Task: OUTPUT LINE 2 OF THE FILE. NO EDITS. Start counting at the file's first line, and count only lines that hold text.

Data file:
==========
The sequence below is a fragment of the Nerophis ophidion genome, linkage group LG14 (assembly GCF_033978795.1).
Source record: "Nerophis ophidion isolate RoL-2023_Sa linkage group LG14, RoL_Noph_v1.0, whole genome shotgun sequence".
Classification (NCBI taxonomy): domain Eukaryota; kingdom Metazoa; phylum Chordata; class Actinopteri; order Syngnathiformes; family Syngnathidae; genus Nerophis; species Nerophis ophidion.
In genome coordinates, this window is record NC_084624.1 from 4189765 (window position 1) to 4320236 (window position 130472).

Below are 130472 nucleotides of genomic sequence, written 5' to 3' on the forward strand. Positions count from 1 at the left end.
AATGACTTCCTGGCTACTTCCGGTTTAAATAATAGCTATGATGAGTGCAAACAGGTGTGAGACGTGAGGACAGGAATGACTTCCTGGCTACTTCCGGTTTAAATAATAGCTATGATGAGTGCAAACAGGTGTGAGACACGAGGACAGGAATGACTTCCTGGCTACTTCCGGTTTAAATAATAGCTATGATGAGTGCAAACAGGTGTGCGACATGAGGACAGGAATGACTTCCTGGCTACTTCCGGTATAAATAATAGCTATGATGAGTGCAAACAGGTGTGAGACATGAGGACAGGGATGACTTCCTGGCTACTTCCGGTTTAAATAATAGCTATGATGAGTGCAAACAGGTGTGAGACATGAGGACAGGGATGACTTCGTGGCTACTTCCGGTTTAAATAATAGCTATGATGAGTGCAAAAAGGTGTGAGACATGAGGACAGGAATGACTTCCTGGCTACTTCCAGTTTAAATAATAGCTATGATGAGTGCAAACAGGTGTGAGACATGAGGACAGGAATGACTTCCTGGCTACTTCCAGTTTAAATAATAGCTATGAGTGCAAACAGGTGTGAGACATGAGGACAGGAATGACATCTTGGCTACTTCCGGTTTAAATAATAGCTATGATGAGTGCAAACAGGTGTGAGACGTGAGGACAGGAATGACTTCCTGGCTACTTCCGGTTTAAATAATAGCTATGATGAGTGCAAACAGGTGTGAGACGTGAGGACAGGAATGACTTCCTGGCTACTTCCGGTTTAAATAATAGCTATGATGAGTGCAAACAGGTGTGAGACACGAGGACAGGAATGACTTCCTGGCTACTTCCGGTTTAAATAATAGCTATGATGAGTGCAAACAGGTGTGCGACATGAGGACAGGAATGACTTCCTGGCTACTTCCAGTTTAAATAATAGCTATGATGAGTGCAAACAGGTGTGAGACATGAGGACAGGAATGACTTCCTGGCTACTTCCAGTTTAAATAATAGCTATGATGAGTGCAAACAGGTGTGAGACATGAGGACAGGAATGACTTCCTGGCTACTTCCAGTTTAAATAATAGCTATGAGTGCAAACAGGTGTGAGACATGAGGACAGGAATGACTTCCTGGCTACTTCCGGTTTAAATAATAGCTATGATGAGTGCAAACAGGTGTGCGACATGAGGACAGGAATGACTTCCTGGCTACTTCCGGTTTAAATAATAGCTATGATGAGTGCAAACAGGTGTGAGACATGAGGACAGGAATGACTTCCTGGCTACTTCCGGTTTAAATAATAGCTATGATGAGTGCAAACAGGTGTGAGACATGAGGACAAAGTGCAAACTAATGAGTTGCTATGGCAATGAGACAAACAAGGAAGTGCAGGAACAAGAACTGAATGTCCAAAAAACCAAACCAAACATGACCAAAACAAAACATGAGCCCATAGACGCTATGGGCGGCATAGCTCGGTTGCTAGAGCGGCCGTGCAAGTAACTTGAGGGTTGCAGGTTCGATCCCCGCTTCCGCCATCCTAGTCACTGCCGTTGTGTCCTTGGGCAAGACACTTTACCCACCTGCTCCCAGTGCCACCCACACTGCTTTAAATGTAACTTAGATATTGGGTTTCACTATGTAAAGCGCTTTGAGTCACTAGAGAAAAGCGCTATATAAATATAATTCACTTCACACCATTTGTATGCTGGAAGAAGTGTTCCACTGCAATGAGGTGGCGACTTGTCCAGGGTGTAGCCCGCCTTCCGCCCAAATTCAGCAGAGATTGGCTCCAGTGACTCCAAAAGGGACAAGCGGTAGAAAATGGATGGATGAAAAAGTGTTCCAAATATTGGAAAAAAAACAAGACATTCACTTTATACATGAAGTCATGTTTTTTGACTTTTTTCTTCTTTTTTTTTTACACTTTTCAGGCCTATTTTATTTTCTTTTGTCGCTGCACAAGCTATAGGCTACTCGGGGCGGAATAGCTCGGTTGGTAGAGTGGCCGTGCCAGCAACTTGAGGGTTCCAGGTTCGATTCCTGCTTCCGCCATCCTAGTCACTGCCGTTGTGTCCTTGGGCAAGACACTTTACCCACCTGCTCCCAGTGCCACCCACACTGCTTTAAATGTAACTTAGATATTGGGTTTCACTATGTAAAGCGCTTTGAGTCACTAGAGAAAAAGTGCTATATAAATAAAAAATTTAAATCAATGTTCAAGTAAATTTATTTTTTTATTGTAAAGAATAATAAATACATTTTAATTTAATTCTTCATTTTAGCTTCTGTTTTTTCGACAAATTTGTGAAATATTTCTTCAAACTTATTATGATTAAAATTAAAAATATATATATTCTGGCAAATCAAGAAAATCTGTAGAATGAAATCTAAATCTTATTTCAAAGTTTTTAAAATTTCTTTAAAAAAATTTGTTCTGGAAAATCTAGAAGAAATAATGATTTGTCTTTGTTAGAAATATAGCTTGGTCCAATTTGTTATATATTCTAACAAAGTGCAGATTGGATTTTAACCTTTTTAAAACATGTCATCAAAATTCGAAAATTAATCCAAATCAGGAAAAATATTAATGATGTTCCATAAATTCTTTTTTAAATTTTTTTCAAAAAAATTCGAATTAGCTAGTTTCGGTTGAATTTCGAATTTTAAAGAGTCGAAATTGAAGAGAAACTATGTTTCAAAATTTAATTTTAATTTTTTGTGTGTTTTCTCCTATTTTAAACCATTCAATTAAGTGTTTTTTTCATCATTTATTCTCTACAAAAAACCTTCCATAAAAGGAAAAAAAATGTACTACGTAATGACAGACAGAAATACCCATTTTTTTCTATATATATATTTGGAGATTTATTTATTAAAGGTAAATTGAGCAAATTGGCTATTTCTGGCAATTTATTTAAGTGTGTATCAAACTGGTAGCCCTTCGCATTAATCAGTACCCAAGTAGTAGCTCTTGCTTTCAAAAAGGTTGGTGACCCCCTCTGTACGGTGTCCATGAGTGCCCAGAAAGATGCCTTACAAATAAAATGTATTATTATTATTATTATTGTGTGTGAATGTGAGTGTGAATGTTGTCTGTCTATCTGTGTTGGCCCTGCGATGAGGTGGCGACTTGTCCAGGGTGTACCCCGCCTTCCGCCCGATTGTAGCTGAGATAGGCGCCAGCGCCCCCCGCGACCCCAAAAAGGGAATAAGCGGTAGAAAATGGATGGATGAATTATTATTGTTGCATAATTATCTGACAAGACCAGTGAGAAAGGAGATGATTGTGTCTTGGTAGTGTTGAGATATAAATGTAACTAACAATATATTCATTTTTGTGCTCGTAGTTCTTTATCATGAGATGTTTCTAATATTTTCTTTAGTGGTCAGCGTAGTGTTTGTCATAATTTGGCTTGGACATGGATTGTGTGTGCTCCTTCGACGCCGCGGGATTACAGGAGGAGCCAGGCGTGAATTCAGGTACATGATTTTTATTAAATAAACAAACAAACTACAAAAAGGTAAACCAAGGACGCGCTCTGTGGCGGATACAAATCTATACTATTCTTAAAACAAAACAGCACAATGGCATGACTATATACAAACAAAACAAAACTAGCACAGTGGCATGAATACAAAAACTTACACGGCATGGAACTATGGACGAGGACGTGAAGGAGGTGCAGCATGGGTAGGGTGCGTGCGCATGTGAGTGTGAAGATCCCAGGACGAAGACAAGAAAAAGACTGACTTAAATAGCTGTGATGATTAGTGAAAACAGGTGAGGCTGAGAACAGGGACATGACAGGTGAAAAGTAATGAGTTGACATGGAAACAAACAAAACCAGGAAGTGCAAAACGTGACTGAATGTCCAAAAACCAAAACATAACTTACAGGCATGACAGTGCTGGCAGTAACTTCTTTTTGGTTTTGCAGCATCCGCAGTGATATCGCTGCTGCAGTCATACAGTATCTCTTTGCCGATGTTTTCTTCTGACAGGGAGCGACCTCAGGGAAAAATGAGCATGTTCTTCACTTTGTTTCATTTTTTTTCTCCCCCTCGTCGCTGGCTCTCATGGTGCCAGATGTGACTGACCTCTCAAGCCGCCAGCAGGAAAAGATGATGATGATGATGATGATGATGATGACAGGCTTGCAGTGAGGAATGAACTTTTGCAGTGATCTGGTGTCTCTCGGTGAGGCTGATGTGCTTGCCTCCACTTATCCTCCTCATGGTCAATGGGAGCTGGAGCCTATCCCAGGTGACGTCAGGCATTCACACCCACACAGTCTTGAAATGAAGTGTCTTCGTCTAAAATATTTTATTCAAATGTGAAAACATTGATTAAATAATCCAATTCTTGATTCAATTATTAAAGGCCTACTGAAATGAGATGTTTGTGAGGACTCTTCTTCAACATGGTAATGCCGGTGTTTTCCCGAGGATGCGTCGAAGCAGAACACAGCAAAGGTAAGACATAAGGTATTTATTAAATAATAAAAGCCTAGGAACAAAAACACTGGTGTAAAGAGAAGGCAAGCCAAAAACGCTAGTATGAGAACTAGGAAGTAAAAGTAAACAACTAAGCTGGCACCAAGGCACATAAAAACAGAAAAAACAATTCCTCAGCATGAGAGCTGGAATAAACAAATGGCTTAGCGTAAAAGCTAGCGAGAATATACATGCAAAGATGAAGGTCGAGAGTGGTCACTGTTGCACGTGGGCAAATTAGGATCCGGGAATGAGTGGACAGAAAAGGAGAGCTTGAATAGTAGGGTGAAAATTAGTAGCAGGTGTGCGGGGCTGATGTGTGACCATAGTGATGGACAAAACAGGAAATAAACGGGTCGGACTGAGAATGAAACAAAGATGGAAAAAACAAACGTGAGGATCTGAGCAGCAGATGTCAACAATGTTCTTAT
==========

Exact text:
Source record: "Nerophis ophidion isolate RoL-2023_Sa linkage group LG14, RoL_Noph_v1.0, whole genome shotgun sequence".